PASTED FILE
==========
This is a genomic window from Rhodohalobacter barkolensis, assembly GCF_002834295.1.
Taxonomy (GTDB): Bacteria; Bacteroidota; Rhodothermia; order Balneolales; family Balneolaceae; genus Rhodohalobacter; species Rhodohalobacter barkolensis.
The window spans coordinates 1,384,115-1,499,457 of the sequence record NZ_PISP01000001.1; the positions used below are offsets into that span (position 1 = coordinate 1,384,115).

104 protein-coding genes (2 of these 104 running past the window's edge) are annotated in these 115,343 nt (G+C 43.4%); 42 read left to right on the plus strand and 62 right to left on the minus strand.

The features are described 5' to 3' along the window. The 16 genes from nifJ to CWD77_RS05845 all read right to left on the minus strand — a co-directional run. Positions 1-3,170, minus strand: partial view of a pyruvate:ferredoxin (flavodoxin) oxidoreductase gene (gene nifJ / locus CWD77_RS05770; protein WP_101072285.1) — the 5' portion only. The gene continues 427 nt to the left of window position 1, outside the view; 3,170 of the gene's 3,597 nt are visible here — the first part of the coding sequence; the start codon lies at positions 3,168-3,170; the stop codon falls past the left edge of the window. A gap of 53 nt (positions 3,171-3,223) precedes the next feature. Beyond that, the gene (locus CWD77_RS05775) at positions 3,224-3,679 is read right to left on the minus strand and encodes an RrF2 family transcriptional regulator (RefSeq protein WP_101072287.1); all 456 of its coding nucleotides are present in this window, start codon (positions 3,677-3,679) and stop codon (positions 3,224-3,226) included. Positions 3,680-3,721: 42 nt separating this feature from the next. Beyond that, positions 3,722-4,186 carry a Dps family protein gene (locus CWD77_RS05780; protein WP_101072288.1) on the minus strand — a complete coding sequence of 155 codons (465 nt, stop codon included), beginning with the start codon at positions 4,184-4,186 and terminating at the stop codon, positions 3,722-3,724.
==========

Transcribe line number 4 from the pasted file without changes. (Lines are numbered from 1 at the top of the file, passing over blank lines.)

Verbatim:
104 protein-coding genes (2 of these 104 running past the window's edge) are annotated in these 115,343 nt (G+C 43.4%); 42 read left to right on the plus strand and 62 right to left on the minus strand.